Nihonmachi ("Japantowns")

Because of housing and employment discrimination, Japanese Americans tended to cluster in ethnic neighborhoods known as Nihonmachi, or "Japantowns." Living, working, studying, and worshiping in close proximity made for tight-knit communities. With the forced removal of Japanese Americans in the spring of 1942, the bustling Nihonmachis of the West Coast closed down and never fully recovered, even after the war ended.

Community activities (853)
Nihonmachi ("Japantowns") (204)

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204 items
Memorandum for Alien Enemy Information Bureau Office of the Provost Marshal General War Department, Washington D.C. (ddr-one-5-210)
av Memorandum for Alien Enemy Information Bureau Office of the Provost Marshal General War Department, Washington D.C. (ddr-one-5-210)
Photocopy of a declassified memorandum for the reclassification of Keizaburo Koyama as a detained Enemy Alien. Koyama is currently listed as interned at Santa Fe, New Mexico and in the custody of Immigration and Naturalization Services.
Nihonmachi hotel (ddr-densho-124-16)
img Nihonmachi hotel (ddr-densho-124-16)
An Issei man stands in the doorway of his hotel, located on Yesler Avenue in Seattle's Nihonmachi or Japantown.
Dinner party (ddr-densho-124-27)
img Dinner party (ddr-densho-124-27)
These Issei are eating dinner at Maneki Restaurant in Seattle's Nihonmachi or Japantown. (L to R): Azuma (or Higashi), Eiji, unidentified, Tamura, unidentified, Azuma (or Higashi), Yoshizo (or Ryozo), Yamaguchi, Tadashi.
Nihonmachi restaurant (ddr-densho-140-2)
img Nihonmachi restaurant (ddr-densho-140-2)
Genji Mihara talks with the waiter at an Issei-operated cafe in Seattle's Nihonmachi or Japantown. (L to R): Genji Mihara, Sakae Ojima, unidentified.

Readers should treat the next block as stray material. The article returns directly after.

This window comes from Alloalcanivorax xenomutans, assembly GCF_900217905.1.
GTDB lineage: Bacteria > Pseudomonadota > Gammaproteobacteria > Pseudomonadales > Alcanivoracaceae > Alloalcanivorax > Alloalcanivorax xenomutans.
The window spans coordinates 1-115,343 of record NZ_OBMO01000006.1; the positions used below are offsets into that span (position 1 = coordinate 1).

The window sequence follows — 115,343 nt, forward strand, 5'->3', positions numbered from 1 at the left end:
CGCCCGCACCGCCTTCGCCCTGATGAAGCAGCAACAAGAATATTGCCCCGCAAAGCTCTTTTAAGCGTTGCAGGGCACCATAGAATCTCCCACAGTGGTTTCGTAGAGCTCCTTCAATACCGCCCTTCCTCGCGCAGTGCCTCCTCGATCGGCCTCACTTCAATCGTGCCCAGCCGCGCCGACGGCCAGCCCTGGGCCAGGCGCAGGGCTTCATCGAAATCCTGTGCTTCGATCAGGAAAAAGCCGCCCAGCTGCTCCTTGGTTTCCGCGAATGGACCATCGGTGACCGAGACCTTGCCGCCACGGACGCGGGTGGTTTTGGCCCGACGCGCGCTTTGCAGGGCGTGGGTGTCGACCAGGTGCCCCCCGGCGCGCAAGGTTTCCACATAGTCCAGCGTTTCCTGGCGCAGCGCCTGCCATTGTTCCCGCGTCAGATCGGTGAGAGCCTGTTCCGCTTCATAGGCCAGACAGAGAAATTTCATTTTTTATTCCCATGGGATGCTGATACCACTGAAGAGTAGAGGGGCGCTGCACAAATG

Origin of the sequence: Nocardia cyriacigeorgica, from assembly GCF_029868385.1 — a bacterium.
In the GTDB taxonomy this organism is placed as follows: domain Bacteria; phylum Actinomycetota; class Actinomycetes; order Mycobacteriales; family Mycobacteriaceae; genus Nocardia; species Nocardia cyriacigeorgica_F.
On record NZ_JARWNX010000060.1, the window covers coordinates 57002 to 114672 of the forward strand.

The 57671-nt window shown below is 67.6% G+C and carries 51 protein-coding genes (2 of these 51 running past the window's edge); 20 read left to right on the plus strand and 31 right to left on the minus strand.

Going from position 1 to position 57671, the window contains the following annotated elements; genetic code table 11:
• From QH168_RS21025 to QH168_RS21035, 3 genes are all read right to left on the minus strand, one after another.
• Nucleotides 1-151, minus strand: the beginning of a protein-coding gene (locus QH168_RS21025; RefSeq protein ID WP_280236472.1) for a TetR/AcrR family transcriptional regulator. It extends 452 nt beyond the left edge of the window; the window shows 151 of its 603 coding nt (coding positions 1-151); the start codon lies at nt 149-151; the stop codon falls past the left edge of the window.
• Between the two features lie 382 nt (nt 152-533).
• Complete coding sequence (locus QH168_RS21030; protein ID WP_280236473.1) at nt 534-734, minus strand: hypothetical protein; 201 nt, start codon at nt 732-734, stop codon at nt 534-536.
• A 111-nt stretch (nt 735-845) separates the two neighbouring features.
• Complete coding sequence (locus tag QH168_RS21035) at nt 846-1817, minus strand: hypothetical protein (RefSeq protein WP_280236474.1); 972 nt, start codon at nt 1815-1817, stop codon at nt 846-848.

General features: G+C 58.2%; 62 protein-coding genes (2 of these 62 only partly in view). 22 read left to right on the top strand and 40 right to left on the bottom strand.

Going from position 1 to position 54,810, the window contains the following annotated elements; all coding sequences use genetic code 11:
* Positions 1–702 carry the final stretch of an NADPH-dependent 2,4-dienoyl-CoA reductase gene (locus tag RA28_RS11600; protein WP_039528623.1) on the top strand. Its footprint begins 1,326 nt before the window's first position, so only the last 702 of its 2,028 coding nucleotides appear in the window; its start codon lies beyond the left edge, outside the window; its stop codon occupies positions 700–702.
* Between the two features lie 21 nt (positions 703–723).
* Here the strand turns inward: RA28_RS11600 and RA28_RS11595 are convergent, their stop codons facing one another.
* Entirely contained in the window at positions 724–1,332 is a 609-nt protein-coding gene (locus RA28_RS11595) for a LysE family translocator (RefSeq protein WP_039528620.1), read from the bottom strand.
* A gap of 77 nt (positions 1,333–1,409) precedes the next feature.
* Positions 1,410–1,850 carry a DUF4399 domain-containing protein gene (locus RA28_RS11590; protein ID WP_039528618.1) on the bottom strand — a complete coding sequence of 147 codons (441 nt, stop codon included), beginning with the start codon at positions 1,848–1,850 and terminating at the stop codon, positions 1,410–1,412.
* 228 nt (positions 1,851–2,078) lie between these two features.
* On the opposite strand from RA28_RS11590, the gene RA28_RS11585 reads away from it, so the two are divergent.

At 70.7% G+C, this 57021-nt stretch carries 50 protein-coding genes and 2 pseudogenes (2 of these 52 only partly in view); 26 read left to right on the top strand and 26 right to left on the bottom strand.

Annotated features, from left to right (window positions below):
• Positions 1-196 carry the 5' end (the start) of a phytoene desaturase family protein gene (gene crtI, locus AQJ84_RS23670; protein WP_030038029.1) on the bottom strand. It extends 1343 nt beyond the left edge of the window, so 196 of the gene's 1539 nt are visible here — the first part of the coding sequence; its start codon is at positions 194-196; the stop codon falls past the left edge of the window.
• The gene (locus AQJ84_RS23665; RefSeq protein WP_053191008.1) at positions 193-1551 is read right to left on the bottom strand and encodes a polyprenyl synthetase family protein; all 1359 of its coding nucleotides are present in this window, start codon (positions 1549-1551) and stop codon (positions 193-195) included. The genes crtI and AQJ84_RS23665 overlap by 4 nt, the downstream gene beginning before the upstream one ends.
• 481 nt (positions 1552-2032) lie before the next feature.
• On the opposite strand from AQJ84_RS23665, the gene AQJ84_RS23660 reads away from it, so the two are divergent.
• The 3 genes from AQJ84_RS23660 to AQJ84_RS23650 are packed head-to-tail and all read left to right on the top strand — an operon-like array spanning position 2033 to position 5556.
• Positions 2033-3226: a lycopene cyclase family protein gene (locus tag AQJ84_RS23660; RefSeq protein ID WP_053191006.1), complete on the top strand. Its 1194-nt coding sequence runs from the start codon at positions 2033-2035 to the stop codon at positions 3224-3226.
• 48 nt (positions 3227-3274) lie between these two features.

Yokohama Tailor and Laundry (ddr-densho-12-10)
img Yokohama Tailor and Laundry (ddr-densho-12-10)
Fusa Kunitsugu (left) and her son, Teruo, inside the Yokohama Tailor and Laundry, located at 515 Yesler Way in Seattle's Nihonmachi, or Japantown.
Sagamiya confectionery (ddr-densho-13-1)
img Sagamiya confectionery (ddr-densho-13-1)
The Sagamiya confectionery was located at 524 Main Street in the area previously known as Nihonmachi, now Seattle's International District. Sagamiya closed in the early 1970s. Left to right: Yoshi Mamiya, Shuzo Asaba, Nobujiro Shibata, Kinzo Asaba, and Rick Mamiya.
Family and friends in Nihonmachi (ddr-densho-13-38)
img Family and friends in Nihonmachi (ddr-densho-13-38)
Top to bottom: Yayeko Asaba, unidentified, Kimiko Asaba, and Yeichi Asaba in front of Sagamiya, a Japanese confectionery, located at 524 Main Street in Seattle's Nihonmachi.
Interior of Mitsuwado store (ddr-densho-13-32)
img Interior of Mitsuwado store (ddr-densho-13-32)
The Mitsuwado store, located at 522 Main Street, was owned by Kinzo Asaba (right). The store sold a variety of items including books, records, record players, and fishing tackle. Asaba's daughter, Chiyo, stands next to him.
Mitsuwado store's window display (ddr-densho-13-34)
img Mitsuwado store's window display (ddr-densho-13-34)
The Mitsuwado store was located at 522 Main Street in Seattle's Nihonmachi, or Japantown. In this display are matsutake (pine mushrooms) and various prizes to be awarded to fishing derby winners.
Family in front of their store (ddr-densho-13-39)
img Family in front of their store (ddr-densho-13-39)